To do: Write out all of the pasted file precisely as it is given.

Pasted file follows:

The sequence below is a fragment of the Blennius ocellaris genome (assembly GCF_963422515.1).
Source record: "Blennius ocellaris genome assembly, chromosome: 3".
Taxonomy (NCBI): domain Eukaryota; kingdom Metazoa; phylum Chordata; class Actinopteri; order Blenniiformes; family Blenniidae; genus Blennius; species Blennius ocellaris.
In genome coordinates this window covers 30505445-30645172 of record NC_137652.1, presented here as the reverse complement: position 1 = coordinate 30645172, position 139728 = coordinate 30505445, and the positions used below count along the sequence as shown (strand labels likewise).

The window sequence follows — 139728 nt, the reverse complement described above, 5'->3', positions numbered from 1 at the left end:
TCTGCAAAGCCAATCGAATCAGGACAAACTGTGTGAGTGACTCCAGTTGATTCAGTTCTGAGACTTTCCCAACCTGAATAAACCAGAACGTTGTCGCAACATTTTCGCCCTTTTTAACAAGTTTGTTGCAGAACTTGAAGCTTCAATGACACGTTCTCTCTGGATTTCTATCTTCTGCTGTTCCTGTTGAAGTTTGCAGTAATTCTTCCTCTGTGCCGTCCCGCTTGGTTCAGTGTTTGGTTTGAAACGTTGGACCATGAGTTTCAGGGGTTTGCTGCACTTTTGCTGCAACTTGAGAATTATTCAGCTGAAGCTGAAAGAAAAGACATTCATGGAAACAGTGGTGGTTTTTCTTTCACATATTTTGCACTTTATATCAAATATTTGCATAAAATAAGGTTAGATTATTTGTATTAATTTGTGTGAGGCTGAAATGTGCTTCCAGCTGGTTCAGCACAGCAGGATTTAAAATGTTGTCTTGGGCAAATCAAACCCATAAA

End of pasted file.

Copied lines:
The sequence below is a fragment of the Blennius ocellaris genome (assembly GCF_963422515.1).
Source record: "Blennius ocellaris genome assembly, chromosome: 3".
Taxonomy (NCBI): domain Eukaryota; kingdom Metazoa; phylum Chordata; class Actinopteri; order Blenniiformes; family Blenniidae; genus Blennius; species Blennius ocellaris.
In genome coordinates this window covers 30505445-30645172 of record NC_137652.1, presented here as the reverse complement: position 1 = coordinate 30645172, position 139728 = coordinate 30505445, and the positions used below count along the sequence as shown (strand labels likewise).

The window sequence follows — 139728 nt, the reverse complement described above, 5'->3', positions numbered from 1 at the left end:
TCTGCAAAGCCAATCGAATCAGGACAAACTGTGTGAGTGACTCCAGTTGATTCAGTTCTGAGACTTTCCCAACCTGAATAAACCAGAACGTTGTCGCAACATTTTCGCCCTTTTTAACAAGTTTGTTGCAGAACTTGAAGCTTCAATGACACGTTCTCTCTGGATTTCTATCTTCTGCTGTTCCTGTTGAAGTTTGCAGTAATTCTTCCTCTGTGCCGTCCCGCTTGGTTCAGTGTTTGGTTTGAAACGTTGGACCATGAGTTTCAGGGGTTTGCTGCACTTTTGCTGCAACTTGAGAATTATTCAGCTGAAGCTGAAAGAAAAGACATTCATGGAAACAGTGGTGGTTTTTCTTTCACATATTTTGCACTTTATATCAAATATTTGCATAAAATAAGGTTAGATTATTTGTATTAATTTGTGTGAGGCTGAAATGTGCTTCCAGCTGGTTCAGCACAGCAGGATTTAAAATGTTGTCTTGGGCAAATCAAACCCATAAA